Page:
While it seems Hollywood has made millions depicting the plight of hapless RVers in movies, there’s no reason why your trips in 2021 should resemble any of these crazy scenarios of travel gone sideways. Resolve this new year to make the most of your travel by being prepared! One of the best ways to be prepared is by catching up on maintenance you may have put off, either while travelling or since you’ve winterized. If you’re travelling or storing cold, winter can be hard on batteries and the changes in temps over time can corrode connections. Cleaning terminals and having a trickle charger are important, as well as making sure your generator is up to par before you’ve started your first trip of the year.
Generation Innovation: Inside your RVs generator
Maybe you’re the type of RVer that never stops short of a full electric hookup, or, perhaps you relish the thought of your next boondocking adventure away from it all. Either way, your generator is a vital piece of equipment, both as an electrical source and as a back-up. Today’s integrated generators are a far cry from their primitive beginnings, now offering automated features, ample power and a wide range of protections for electrical circuits and for the unit itself.
Since generators are both mechanical and electric, they require proper care and maintenance to function reliably and perform at its peak—just like the rest of your coach’s chassis and systems. In fact, your onboard generator will have all the same needs for maintenance as your RV’s engine—air, oil and fuel filters and coolant, as well as fuel stabilizer if the unit undergoes long periods of inactivity. And since generators measure their use in time, not in miles, they’re equipped with an hour meter instead of an odometer.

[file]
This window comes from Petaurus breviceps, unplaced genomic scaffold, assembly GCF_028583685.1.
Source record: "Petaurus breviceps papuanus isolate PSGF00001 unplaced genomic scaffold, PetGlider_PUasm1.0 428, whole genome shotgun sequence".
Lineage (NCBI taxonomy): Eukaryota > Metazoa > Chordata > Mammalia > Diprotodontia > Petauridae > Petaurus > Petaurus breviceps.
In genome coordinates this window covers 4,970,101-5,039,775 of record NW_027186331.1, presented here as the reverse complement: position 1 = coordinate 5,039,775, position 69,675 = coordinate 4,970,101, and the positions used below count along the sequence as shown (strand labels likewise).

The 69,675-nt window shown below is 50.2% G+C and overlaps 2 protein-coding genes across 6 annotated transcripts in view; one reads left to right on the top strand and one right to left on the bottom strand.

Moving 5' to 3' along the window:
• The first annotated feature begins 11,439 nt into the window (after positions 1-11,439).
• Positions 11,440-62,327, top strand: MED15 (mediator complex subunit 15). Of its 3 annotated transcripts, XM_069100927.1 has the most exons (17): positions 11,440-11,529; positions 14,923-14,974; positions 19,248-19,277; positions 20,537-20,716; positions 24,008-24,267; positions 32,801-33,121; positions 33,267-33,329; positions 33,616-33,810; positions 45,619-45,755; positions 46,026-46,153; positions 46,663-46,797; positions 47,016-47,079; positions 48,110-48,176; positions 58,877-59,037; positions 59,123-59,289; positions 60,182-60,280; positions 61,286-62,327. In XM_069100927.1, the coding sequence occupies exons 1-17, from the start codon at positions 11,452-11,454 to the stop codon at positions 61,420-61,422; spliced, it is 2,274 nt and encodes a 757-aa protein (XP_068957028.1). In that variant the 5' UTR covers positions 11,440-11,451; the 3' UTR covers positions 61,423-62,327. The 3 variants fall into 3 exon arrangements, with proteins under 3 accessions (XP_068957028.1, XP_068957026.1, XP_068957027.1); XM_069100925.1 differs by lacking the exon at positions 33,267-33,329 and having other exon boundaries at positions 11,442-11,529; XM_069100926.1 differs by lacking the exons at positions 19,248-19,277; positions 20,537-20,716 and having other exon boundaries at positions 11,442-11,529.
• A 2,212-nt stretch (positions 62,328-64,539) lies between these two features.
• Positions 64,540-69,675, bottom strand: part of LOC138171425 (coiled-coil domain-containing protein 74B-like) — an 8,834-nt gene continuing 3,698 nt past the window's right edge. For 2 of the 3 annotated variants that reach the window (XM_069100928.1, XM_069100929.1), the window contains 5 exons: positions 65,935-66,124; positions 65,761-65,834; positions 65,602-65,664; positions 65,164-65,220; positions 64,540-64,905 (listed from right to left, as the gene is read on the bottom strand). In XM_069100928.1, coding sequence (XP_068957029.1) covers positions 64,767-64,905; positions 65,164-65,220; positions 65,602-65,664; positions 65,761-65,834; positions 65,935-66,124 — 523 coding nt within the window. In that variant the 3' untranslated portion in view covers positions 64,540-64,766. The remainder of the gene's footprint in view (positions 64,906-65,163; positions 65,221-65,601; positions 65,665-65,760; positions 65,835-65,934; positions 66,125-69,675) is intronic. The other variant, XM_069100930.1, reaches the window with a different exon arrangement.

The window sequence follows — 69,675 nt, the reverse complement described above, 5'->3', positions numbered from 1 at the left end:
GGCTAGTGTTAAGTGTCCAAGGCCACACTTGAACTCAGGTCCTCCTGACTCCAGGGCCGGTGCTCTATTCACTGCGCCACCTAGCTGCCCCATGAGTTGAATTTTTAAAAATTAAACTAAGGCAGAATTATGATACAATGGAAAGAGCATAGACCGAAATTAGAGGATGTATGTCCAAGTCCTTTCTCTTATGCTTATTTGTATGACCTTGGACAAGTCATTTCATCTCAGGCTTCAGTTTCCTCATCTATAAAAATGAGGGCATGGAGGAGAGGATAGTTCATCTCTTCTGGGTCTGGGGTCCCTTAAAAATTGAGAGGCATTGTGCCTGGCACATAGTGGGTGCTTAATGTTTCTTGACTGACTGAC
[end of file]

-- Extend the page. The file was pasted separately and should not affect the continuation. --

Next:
Give your generator some love.
No matter if your generator is a gas or diesel type (most generators use the same fuel as the coach’s engine) it’s a smart idea to start and run your generator on a regular periodic basis, just to make sure it’s ready when you are. (Please refer to your owner’s manual.) Beyond proper maintenance, here’s a few more tips before you set off.
First, give yourself a cushion of time. Check the hour meter and determine if your generator is due for maintenance. If you’re within limits, nothing beats a physical check of the unit before setting off. Open the compartment and slide it out (if equipped). Check the oil level, battery connections and check for leaks. And lastly, test run your generator a day or two before you leave on your trip to make sure it’s up to the task.
Service now. Save more.
If you’re due for service or need work done, have an authorized service center inspect and maintain your generator. We recommend the experts at one of the REV Service & Repair centers in Decatur, IN or Coburg, OR. Right now, through March 31, 2021, when you get RV engine service at one of these centers, they’ll include a FREE 250-hour generator service, PLUS a special reduced labor rate of $129/hour on service or repairs. *
*Excludes collision work. May not be combined with other offers. Not valid on prior service. Other restrictions may apply.
REV techs can test and perform maintenance to OEM standards and use the proper parts to keep the lights on, no matter where you travel. Start the year off right.
Refresher Course: Family-friendly hot toddy.
Got a chill on your bones or a young one with a sore throat? This simple hot toddy recipe can be a welcome sip along with a cozy snuggle. Simply choose your favorite hot tea and add in these enhancements.
7 ounces hot tea
1 tablespoon honey
1 teaspoon lemon juice
½ teaspoon cinnamon (grated or cinnamon stick)
½ teaspoon cloves
½ teaspoon nutmeg (ground)
Combine ingredients with hot tea
Garnish with cinnamon stick and lemon wedge on rim
Serve and enjoy
If you’re willing to make your hot toddy a little more personal, consider a drop of vanilla extract or brown sugar. Yum!